Author Archive

Classic Ghost Story The Devil’s Backbone Works on Every Level

Written by Matt Zoller Seitz on . Posted in Miscellaneous, Posts

The Mexican director Guillermo del Toro isn’t in the weight class of a Welles or Kubrick, but he works in the same complete, visionary tradition. His earlier films, Cronos and Mimic, were far from perfect (parts of Mimic were just plain trashy), but they suggested a ferociously complex talent that could compete, and perhaps best, [&hellip
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Gene Hackman Lifts Mamet’s Heist Above Its Obvious Cliches

Written by Matt Zoller Seitz on . Posted in Miscellaneous, Posts

Gene Hackman abideth. He makes every movie seem better than it is; at least, he makes his parts of movies seem better. In Heist, a clever, straightforward genre flick that delivers pretty much what the title suggests and not much more, Hackman is surrounded by actors cut from similar cloth, including Delroy Lindo, Danny DeVito [&hellip
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Shallow Hal Is the Strangest Farrelly Bros. Movie Yetâeuro;”Not Bad, Though

Written by Matt Zoller Seitz on . Posted in Miscellaneous, Posts

The Farrelly brothers aren’t great filmmakers; they’re too canny and eager-to-please, and after six features they still have trouble figuring out where to put the camera to enhance the comedy, rather than merely capture it. But they are special, and in a cookie-cutter culture that counts for plenty. In a way–and bear with me here, [&hellip
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For Some Adult Escapism, You Can’t Do Better than Amelie

Written by Matt Zoller Seitz on . Posted in Miscellaneous, Posts

In case you hadn’t heard, even though the world is on fire, it’s okay to have fun. If you’re ready for a dose of intelligent escapism, it’s damn near impossible to improve on Amelie, an imaginative French fantasy from Jean-Pierre Jeunet, co-director of Delicatessen and City of Lost Children. Like Wes Anderson’s forthcoming The Royal [&hellip
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Robert Redford’s Latest, The Last Castle, Stars Robert Redford in the Robert Redford Role

Written by Matt Zoller Seitz on . Posted in Miscellaneous, Posts

Robert Redford, star of the new prison picture The Last Castle, has a moral intelligence that’s rare in movie stars–yet for the past 20 years, it’s been canceled out by movie star vanity. The screenwriter William Goldman, who wrote the scripts to many Redford projects, grimly observed that one of the keys to screenwriting success [&hellip
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The Hughes Brothers’ From Hell Is an Intriguingly, Sometimes Infuriatingly Original Film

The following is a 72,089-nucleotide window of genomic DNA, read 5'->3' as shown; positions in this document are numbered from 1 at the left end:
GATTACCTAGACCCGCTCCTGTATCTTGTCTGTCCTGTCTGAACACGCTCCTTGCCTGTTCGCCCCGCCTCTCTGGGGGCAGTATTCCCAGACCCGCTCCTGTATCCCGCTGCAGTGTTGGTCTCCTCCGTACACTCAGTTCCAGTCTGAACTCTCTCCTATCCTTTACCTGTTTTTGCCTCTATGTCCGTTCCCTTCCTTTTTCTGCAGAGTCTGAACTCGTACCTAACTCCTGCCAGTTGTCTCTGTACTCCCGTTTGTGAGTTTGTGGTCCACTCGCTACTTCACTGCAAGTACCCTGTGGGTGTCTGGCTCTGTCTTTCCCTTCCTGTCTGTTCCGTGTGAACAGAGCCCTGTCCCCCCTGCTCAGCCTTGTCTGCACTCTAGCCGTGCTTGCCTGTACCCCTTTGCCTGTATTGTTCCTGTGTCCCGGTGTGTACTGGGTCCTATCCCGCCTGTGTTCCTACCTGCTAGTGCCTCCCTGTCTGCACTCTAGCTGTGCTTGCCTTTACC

Written by Matt Zoller Seitz on . Posted in Miscellaneous, Posts

Directed by the Hughes Brothers Now is probably not the right time for a serious popular horror film entitled From Hell. But I’m not sure what time would have been right for a dreamy slasher melodrama about the hunt for Jack the Ripper in the 1890s Whitechapel district of London. The fourth feature film by [&hellip
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Mulholland Drive’s Artistic Agenda Is Completely at Odds with the Current Public Moodâeuro;”Go See It; Resfest this Weekend at the New School

Written by Matt Zoller Seitz on . Posted in Miscellaneous, Posts

Directed by David Lynch A young, sexy woman (Laura Elena Harring) is being held hostage inside a limousine by her gangster lover’s henchmen and being driven up into the Hollywood hills. Then a car full of joyriding idiot teenagers rams into the limo. The only survivor is the gangster’s girlfriend, who loses her memory in [&hellip
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Kids Are Tougher than We Think; Requiem for the Twins

Written by Matt Zoller Seitz on . Posted in Miscellaneous, Posts

Throughout the awful day that was Sept. 11, you could hear, interspersed among the awed, horrified reports of towers crumbling and civilians dying, stories of how the children of America were taking it. We heard they’d been herded out of classrooms and into gymnasiums and basements, not just to prevent them from being easily killed [&hellip
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Remembering Pauline Kael, Fondly or Not, Is Still a Tribute

Written by Matt Zoller Seitz on . Posted in Miscellaneous, Posts

Pauline Kael is gone, inspiring appreciations as quirky and rhapsodic as her own reviews. Those who knew her personally have remembered her that way–in loving, tender sendoffs. Those who knew her only through her writing might have messier reactions. I’m one of those people. Like pretty much any working critic born during the last 50 [&hellip
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